Islington Council’s public health director has extolled the effectiveness of the Covid vaccination programme, with the borough reporting the lowest infection rate in the capital.
According to Jonathan O’Sullivan, the positivity rate shown from the around 10,000 lateral flow tests showed up at less than 0.1 per cent locally, with hardly any admissions being seen at the borough’s hospitals.
The Whittington over the last three weeks has averaged around one admission a week from Covid, with no deaths from the virus in the last four weeks.
Islington last week had around 10 cases per 100,000 people, with no new cases in people over 60 for about a fortnight.
O’Sullivan, updating councillors last Thursday, said: “That is really tremendous stuff, and is partly telling us about how hard everyone has worked to keep each other safe.
“It is also telling us something about the effectiveness of the vaccinations. We have had good news in the last week or so which tells us that the vaccinations are effective in real life.
“A gigantic study carried out by the Office for National Statistics showed that even on a first vaccination dose you get a high level of protection against any risk of infection, but a really high protection against the most serious consequences of Covid.
“Unfortunately because it does not look like the vaccination completely stops transmission, we are likely to be living with the virus for some time, even if we get very high vaccination levels, and it is going to highlight the importance of following other safety measures at the same time.”
O’Sullivan added that it was “still too soon to know” whether the second stage of easing of lockdown measures allowing people to meet in larger groups would translate into an increase in infections.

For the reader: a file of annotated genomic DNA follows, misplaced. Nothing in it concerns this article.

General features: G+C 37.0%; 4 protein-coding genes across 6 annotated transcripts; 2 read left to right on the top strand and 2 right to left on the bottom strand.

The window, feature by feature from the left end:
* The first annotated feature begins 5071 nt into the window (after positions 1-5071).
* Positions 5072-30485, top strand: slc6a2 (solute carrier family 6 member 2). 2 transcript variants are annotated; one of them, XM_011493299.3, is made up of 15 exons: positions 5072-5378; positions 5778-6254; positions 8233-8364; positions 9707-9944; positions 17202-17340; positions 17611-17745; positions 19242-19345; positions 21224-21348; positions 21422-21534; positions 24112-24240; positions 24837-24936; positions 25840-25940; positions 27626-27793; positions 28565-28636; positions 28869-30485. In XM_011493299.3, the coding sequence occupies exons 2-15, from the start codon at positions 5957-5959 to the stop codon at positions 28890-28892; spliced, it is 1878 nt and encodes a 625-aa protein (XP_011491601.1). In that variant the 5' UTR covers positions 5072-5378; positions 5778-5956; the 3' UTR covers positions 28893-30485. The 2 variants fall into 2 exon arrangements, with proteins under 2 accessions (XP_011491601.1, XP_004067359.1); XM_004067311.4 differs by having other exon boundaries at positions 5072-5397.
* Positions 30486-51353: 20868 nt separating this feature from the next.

With a slowdown in the uptake of vaccinations in the borough across all age groups, O’Sullivan’s team and coronavirus response lead Cllr Sue Lukes announced that a number of pop-up clinics are now planned towards the end of this month.
Jab rates among the social care workforce are seeing a “continuing increase”, according to O’Sullivan, with the most recent data for care home staff showing 80 per cent in Islington have now had at least one vaccination.
Responding to quizzing from councillors on what protocols existed for the potential arrival of the variant currently gripping India, O’Sullivan revealed that his team had already conducted a desktop exercise simulation, adding that the latest indications are that vaccines will remain effective against it.
He said: “Your heart has to go out to the people of India, Brazil and other countries where their governments do not seem to have gotten a grip and protected the populations.
“The whole issue on oxygen availability is a really awful thing. The variant in India does not seem to be as communicable as the Kent variant, which is the dominant variant still in the UK. It is unlikely to get much of a foothold if the dominant variant of Covid in the country is the Kent version.”